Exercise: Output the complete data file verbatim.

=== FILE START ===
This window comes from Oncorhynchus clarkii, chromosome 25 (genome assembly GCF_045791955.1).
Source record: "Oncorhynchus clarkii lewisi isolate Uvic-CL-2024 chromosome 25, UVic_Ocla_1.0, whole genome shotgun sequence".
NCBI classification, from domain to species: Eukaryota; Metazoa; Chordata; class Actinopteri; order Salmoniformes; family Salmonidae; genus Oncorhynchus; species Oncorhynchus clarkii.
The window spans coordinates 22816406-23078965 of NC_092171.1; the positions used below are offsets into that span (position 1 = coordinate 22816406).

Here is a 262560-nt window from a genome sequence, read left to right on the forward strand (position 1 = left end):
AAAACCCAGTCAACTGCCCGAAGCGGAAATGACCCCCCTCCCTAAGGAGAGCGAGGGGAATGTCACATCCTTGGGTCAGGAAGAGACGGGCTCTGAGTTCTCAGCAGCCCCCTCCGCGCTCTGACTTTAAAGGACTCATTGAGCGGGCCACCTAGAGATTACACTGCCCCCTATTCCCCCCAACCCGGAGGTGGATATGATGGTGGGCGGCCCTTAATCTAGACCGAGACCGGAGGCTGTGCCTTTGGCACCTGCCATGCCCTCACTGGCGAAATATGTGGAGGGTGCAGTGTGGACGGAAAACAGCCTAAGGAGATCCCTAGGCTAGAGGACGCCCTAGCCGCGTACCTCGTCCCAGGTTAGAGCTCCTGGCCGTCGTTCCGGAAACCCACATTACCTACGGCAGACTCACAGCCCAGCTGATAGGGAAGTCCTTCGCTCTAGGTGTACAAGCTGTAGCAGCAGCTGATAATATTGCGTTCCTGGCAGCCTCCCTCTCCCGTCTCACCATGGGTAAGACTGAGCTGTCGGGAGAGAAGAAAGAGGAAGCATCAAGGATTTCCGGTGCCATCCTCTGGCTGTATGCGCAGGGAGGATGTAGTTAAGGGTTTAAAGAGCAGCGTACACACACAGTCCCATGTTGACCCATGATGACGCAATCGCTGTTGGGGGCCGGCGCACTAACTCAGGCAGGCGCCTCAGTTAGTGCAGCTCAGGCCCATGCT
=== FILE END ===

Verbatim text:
This window comes from Oncorhynchus clarkii, chromosome 25 (genome assembly GCF_045791955.1).
Source record: "Oncorhynchus clarkii lewisi isolate Uvic-CL-2024 chromosome 25, UVic_Ocla_1.0, whole genome shotgun sequence".
NCBI classification, from domain to species: Eukaryota; Metazoa; Chordata; class Actinopteri; order Salmoniformes; family Salmonidae; genus Oncorhynchus; species Oncorhynchus clarkii.
The window spans coordinates 22816406-23078965 of NC_092171.1; the positions used below are offsets into that span (position 1 = coordinate 22816406).

Here is a 262560-nt window from a genome sequence, read left to right on the forward strand (position 1 = left end):
AAAACCCAGTCAACTGCCCGAAGCGGAAATGACCCCCCTCCCTAAGGAGAGCGAGGGGAATGTCACATCCTTGGGTCAGGAAGAGACGGGCTCTGAGTTCTCAGCAGCCCCCTCCGCGCTCTGACTTTAAAGGACTCATTGAGCGGGCCACCTAGAGATTACACTGCCCCCTATTCCCCCCAACCCGGAGGTGGATATGATGGTGGGCGGCCCTTAATCTAGACCGAGACCGGAGGCTGTGCCTTTGGCACCTGCCATGCCCTCACTGGCGAAATATGTGGAGGGTGCAGTGTGGACGGAAAACAGCCTAAGGAGATCCCTAGGCTAGAGGACGCCCTAGCCGCGTACCTCGTCCCAGGTTAGAGCTCCTGGCCGTCGTTCCGGAAACCCACATTACCTACGGCAGACTCACAGCCCAGCTGATAGGGAAGTCCTTCGCTCTAGGTGTACAAGCTGTAGCAGCAGCTGATAATATTGCGTTCCTGGCAGCCTCCCTCTCCCGTCTCACCATGGGTAAGACTGAGCTGTCGGGAGAGAAGAAAGAGGAAGCATCAAGGATTTCCGGTGCCATCCTCTGGCTGTATGCGCAGGGAGGATGTAGTTAAGGGTTTAAAGAGCAGCGTACACACACAGTCCCATGTTGACCCATGATGACGCAATCGCTGTTGGGGGCCGGCGCACTAACTCAGGCAGGCGCCTCAGTTAGTGCAGCTCAGGCCCATGCT